All the clinically diagnosed and histopathologically supported cases responded satisfactorily and showed significant to marked healing at the end of 4 weeks. The clinicopathological findings are summarized in a flow chart [Figure - 2].


CL, once restricted to certain areas, is now spreading to places that were previously known to be nonendemic and new foci of infection are regularly being encountered in Pakistan as well as in India.[3],[4],[20],[21] The clinical manifestations of leishmaniasis are not always pathognomonic and can mimic several other conditions, for example, impetigo, furunculosis, infected insect bites, tropical ulcers owing to mixed bacterial infections, leprosy, lupus vulgaris, deep mycosis, and skin cancer. However, in an endemic area, CL can generally be diagnosed by its clinical appearance alone. [1],[2],[3],[4],[5],[22]

Diagnosing CL may be challenging when the lesions appear in a nonendemic area, when superadded infection or home-made remedies distort the clinical picture, or when any unusual variant is seen. In such cases laboratory-diagnostic techniques such as slit skin smears, impression smears, culture for parasites, and histopathological study of skin biopsy specimens facilitate making the diagnosis. Demonstration of amastigotes in skin smears, skin biopsy, and culture of these specimens is confirmatory. Sophisticated diagnostic tests are expensive and require specific equipment and special training.

Our study was aimed at correlating the clinical, histopathological, and parasitological diagnosis of CL. Clinical profiles of the patients including age; duration of illness; number of lesions; distribution, morphology, and progression of the lesions; and major clinical types of the disease were almost similar to those seen in previous studies.[1],[3],[23] A significantly low percentage of females in this series was owing to the fact that the study was primarily done in serving soldiers. Slit skin smear positivity was reasonably good (53.3%). When performed by experienced hands this office procedure can be employed as a rapid and economical means of diagnosis.[6],[9],[24] The histological characteristics and patterns seen in our study were similar to those described earlier.[10],[11],[12] Hence, the skin biopsy can be regarded as another relatively economical laboratory procedure and can be of significant help where facilities exist (as 56.6% parasite positivity and further 33.3% supportive histology were quite encouraging in our study). We did not perform Leishmania culture because it could require up to 2 weeks for a positive result, positive yields are not very high (owing to a lesser load of parasites in cutaneous lesions than in visceral ones), and the chances of culture contamination.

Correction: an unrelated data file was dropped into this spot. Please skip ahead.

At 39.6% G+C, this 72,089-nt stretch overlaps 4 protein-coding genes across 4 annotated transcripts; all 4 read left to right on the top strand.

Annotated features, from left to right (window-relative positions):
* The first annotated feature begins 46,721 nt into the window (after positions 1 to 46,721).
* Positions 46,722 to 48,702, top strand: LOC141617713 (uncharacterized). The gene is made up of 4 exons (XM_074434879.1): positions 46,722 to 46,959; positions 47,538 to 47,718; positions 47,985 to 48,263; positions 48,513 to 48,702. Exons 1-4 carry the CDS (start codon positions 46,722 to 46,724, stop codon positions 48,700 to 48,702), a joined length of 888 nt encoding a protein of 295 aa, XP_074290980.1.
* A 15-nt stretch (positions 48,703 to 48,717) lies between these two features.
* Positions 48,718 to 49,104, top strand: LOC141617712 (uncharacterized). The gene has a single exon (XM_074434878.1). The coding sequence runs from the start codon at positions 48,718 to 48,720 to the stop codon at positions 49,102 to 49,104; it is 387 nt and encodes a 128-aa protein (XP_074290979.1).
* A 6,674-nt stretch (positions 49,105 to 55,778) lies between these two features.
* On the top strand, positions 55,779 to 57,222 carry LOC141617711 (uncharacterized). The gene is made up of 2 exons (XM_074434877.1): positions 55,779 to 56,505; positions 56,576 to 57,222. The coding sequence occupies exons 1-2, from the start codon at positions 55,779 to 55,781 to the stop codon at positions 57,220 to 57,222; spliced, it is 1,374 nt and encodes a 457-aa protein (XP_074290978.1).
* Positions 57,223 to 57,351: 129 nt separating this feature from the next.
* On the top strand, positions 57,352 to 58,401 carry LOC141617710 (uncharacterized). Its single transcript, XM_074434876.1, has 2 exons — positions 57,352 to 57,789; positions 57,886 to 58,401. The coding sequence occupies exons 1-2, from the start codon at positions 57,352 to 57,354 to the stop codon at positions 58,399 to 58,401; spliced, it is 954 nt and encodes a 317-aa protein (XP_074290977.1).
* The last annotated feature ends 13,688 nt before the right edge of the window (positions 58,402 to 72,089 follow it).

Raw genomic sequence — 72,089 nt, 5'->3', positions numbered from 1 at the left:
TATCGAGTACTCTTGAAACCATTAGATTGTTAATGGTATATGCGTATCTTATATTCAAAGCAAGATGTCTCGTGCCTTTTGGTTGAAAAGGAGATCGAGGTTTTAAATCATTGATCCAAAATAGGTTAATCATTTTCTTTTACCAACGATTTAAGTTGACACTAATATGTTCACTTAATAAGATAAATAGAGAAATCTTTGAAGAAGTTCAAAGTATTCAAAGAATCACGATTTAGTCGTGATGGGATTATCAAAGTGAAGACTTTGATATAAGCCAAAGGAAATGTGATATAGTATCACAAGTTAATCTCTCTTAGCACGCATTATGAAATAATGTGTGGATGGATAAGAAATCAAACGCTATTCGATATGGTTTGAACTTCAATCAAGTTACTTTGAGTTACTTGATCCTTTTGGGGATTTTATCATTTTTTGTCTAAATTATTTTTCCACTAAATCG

We found that out of the 60 clinically diagnosed patients, 60% were parasitologically confirmed as cases of CL, and the diagnosis was supported by histopathology in another 33.3%. It was only in 6.66% of patients that the clinical diagnosis of CL was not confirmed or supported by slit-skin smears or histology. Hence, the clinical diagnosis was 93.33% accurate and this increased to 98.33% after observing the good response to sodium stibogluconate, as all 59 cases were healed at the end of 4 weeks after treatment. Only one patient proved not to have CL. Since the disease is more common in the countryside, its diagnosis depends primarily on the clinical acumen of a dermatologist in our part of the world. Therefore, our approach to diagnosis is more clinically oriented with some simple, cheap, and easy tests, such as smears and biopsies, to confirm the diagnosis. When available, sophisticated modern diagnostic tests may be reserved for academic purposes.